The rise of the blue roof

For urban blocks, blue-roof assemblies can take advantage of existing spaces to help collect and distribute excess stormwater through passive and active rain collection techniques.
Photo by Gabriel Santiago (

Active and passive rooftops
Blue roofs often try to mimic natural systems to catch and temporarily store water so they can reduce or slow the effects of rainwater overflow from storms. They attempt to slow the rapid discharge of water runoff bouncing from
hard surfaces that can overflow sewers and create veritable epidemics for natural bodies of water. Instead, rooftop detention ponds, acting more softly and slowly like sponges, can imitate the natural absorption and slow moisture-release mechanisms of soil.

Blue roofs can consist of an array of equipment, including physical tanks, shelves, leaves, pipe systems, valves, catchments, pools, barrels, and trays that function in either an active or passive capacity (or somewhere in between) in order to collect rainwater. Active roofs can use techniques to store, slow, move, and reuse water according to a pre-designed mechanism. Active blue roofs, which are  also sometimes called automated roof runoff management systems, can be anywhere along the gradient from highly sophisticated to more limited in scope.

Some actively controlled systems will use programmable, hydraulically controlled valves to control the retention and release of water for reusable collection, drainage, or subsurface storage into a series of containers. Some systems even use communications or data tools such as forecast integration—
a technology employing sensors and Internet-based data feeds to help estimate rainfall quantities. Projects can use such tools to help schedule and record their real-time rainwater collection to meet user demand.

Whereas passive blue roofs typically need little to no upkeep, one of the primary considerations of active blue roofs is their need for regular maintenance. Passive blue roofs simply catch and hold water, and may also function as temporary holding tanks for storm events by later releasing water via the process of evaporation.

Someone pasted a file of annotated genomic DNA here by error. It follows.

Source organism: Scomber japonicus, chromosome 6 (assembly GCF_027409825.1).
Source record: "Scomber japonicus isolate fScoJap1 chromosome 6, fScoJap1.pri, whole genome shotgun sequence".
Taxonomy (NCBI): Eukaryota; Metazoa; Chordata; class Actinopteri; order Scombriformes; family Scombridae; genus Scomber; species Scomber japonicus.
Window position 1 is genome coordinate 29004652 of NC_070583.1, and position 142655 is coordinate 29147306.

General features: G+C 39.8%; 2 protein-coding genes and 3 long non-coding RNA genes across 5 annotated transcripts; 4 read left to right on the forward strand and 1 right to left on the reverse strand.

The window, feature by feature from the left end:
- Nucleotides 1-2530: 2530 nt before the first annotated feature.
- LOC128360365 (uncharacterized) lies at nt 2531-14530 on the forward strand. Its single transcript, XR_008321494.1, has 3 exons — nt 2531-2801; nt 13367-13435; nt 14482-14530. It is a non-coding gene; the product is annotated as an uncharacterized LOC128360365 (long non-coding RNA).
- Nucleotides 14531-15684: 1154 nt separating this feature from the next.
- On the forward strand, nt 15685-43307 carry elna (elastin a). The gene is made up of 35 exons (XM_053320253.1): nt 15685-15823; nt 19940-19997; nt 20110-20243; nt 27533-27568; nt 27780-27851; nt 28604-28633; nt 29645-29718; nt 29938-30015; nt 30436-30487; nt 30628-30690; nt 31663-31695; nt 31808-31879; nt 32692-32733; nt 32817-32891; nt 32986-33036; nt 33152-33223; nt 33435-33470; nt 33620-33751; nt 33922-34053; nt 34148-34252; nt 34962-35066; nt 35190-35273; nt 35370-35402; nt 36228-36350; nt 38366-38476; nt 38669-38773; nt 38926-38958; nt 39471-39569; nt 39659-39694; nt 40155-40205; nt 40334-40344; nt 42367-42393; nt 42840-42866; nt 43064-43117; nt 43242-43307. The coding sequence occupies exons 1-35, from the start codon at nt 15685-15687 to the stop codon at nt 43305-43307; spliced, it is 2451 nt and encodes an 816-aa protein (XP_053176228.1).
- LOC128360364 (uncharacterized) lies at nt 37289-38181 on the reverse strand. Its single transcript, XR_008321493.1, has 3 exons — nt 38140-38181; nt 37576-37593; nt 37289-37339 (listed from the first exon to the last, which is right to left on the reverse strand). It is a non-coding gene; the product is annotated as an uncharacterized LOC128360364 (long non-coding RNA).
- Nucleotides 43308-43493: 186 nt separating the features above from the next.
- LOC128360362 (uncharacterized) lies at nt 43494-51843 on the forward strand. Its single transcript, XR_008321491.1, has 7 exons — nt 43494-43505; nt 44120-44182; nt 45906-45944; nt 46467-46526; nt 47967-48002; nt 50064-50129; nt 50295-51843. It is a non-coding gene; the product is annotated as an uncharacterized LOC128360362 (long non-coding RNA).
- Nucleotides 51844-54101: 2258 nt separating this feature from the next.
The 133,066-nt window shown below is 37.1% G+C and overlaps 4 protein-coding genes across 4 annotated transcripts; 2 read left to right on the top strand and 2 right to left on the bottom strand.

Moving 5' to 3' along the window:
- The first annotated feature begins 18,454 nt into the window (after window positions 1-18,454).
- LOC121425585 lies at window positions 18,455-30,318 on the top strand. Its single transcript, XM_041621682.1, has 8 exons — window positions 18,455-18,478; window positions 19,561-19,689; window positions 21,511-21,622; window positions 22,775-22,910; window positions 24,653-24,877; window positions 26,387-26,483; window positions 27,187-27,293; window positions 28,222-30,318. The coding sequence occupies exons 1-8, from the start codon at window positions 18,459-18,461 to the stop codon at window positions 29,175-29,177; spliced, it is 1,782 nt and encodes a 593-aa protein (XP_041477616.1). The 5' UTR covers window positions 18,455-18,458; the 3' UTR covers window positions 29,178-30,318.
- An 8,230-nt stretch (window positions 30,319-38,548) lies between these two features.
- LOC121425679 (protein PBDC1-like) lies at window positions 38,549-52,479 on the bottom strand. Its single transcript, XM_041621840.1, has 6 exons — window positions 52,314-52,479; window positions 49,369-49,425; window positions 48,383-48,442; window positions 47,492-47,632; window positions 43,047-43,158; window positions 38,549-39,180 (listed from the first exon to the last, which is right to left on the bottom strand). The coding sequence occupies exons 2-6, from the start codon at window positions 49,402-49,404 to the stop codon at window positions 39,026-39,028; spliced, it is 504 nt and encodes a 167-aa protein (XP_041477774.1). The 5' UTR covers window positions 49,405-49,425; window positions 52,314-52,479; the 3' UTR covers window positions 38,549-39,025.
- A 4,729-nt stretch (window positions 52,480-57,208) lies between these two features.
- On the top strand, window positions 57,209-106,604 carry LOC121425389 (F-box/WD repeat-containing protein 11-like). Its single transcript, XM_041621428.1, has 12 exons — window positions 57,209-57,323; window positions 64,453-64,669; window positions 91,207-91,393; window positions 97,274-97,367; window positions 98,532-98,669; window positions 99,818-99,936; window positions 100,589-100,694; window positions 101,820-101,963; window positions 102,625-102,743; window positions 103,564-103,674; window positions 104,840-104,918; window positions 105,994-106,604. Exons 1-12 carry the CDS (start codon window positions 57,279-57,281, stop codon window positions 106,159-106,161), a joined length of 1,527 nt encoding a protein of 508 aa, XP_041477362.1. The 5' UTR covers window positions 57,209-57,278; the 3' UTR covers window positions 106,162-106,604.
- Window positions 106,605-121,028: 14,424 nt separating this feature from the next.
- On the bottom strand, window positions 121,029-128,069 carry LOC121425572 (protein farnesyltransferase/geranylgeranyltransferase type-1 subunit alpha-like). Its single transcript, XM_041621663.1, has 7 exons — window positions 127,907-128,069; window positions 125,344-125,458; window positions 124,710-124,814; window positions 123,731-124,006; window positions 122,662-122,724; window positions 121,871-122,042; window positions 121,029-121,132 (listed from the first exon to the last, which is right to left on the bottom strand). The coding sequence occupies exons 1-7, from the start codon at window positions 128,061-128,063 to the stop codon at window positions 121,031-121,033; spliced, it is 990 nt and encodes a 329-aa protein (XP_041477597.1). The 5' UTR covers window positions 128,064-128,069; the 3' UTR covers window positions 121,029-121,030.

Generally speaking, the volume of water capable of being retained by a given blue roof system depends on several factors, the most significant being roof size, quantity and depth of trays/containers being deployed, and geometry of the overall configuration. The total volume contained can ultimately be calculated using the lengths, widths, and heights of the total collection of all containers.

In addition to the geometry of a blue-roof system, water collection will also ultimately depend on the climate conditions at that particular site at that time. According to the annual precipitation based on weather data collected from 1981 to 2010 for the (NOAA) National Climatic Data Center, the average rainfall in New York City was 1268 mm (50 in.) whereas the average rainfall in San Francisco was only 525 mm (20.7 in.).

Safety is of primary importance for maintenance personnel. Blue roof trays and basins are commonly less than 0.3 m (1 ft) deep, but maintenance crews must still be able to reach components of the system that require regular tuning, repairing, or cleaning. As maintenance can be costly and intensive, systems requiring limited upkeep should generally be prioritized. The NYDEP was one of the first city departments in the country to use a passive and essentially automated tray design incorporating special fabrics to laterally transfer and filter water. Using highly limited supervision to increase efficiency and enhance function, NYDEP made effective choices to decrease maintenance.

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